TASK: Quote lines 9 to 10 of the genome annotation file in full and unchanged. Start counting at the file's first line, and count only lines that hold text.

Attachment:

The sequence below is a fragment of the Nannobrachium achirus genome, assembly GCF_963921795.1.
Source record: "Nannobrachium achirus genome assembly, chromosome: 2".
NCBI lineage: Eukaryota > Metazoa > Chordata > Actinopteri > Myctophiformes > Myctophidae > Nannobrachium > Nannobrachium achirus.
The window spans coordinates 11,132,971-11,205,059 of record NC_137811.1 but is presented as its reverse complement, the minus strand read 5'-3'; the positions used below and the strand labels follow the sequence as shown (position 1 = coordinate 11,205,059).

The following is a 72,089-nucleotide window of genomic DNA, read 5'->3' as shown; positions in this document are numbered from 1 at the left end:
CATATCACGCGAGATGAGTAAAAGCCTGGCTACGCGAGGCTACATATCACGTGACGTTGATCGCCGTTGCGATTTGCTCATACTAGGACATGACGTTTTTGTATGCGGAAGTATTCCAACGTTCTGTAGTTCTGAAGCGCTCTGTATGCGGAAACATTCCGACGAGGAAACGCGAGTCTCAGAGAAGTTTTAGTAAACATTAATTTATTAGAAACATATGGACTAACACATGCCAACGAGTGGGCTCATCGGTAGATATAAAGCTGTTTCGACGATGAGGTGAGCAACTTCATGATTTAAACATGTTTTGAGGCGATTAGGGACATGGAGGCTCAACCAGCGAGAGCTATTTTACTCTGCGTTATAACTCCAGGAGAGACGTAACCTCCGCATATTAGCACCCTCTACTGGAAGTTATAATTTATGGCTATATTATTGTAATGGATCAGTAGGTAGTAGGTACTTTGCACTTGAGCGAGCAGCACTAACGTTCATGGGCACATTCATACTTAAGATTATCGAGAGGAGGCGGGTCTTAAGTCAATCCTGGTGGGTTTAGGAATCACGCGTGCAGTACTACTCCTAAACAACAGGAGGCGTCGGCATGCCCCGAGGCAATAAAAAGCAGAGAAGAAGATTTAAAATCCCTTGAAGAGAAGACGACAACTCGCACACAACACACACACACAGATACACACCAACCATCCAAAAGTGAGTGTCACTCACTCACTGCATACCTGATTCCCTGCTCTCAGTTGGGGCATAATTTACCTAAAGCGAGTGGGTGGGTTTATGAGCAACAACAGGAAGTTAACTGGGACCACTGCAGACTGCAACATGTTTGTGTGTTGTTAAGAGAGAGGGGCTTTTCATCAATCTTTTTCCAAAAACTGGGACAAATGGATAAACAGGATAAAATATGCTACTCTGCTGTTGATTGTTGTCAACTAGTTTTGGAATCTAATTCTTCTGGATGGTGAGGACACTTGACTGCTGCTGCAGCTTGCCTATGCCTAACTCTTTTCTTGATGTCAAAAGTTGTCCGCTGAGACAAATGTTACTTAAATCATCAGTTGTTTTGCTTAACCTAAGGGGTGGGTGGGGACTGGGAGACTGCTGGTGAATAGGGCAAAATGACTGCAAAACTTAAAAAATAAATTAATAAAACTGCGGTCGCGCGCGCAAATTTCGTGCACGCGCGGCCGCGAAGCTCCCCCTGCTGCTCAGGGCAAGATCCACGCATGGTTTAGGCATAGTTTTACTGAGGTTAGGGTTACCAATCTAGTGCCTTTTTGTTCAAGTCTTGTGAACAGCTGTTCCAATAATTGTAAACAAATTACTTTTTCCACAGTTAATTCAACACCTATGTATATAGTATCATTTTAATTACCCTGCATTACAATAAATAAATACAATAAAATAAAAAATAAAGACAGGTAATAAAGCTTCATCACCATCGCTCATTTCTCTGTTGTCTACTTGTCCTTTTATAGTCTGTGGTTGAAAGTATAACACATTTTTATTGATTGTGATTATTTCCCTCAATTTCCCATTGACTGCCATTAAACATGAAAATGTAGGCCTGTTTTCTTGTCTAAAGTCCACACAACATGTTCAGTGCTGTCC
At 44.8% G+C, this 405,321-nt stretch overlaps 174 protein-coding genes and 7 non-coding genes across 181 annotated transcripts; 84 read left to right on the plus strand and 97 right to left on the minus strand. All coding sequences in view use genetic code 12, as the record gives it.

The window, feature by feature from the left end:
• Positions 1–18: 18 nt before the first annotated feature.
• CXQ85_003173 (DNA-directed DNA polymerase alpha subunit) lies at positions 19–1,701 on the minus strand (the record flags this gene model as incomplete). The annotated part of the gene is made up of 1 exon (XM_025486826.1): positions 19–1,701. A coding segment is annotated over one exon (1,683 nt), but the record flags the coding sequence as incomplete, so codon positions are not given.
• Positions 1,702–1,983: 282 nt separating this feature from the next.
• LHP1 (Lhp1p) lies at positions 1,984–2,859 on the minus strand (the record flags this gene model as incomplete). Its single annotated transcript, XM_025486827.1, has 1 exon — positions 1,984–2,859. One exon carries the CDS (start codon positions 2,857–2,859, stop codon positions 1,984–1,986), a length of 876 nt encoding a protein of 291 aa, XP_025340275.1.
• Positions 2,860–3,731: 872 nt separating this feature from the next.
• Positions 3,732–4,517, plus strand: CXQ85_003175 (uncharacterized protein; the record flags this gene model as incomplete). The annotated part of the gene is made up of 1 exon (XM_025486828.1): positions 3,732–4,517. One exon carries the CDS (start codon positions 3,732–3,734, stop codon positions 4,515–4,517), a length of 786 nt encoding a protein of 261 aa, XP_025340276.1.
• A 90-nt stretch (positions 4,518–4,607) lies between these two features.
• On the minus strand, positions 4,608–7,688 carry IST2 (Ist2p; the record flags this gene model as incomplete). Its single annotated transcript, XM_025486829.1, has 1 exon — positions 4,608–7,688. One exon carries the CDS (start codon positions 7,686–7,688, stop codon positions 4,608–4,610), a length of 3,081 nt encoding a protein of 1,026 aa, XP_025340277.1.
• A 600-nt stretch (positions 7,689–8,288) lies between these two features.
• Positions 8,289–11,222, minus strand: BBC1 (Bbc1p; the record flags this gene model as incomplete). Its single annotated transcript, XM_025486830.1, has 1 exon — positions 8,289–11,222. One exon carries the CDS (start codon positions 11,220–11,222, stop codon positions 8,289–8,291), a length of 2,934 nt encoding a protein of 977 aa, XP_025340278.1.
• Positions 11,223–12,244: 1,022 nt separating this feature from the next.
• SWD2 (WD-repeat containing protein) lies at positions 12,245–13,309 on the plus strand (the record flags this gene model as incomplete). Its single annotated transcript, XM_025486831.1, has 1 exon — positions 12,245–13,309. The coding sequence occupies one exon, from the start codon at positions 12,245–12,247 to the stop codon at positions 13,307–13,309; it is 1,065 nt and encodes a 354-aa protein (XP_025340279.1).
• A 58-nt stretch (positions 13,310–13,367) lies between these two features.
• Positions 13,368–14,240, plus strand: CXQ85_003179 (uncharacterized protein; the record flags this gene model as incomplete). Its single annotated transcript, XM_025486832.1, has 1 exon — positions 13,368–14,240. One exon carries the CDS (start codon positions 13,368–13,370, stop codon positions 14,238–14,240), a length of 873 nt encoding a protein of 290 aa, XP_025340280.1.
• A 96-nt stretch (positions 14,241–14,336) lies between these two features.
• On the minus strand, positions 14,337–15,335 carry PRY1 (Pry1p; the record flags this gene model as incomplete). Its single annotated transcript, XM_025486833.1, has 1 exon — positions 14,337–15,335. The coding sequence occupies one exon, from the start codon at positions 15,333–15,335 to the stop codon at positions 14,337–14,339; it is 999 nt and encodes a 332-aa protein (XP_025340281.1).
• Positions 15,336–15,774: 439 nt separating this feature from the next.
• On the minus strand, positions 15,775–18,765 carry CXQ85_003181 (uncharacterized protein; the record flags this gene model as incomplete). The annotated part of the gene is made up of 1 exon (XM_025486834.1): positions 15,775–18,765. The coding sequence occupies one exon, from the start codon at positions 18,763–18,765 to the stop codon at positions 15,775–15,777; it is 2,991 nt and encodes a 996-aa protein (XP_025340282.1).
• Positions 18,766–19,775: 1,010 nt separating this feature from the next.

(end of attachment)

• Positions 1–18: 18 nt before the first annotated feature.
• CXQ85_003173 (DNA-directed DNA polymerase alpha subunit) lies at positions 19–1,701 on the minus strand (the record flags this gene model as incomplete). The annotated part of the gene is made up of 1 exon (XM_025486826.1): positions 19–1,701. A coding segment is annotated over one exon (1,683 nt), but the record flags the coding sequence as incomplete, so codon positions are not given.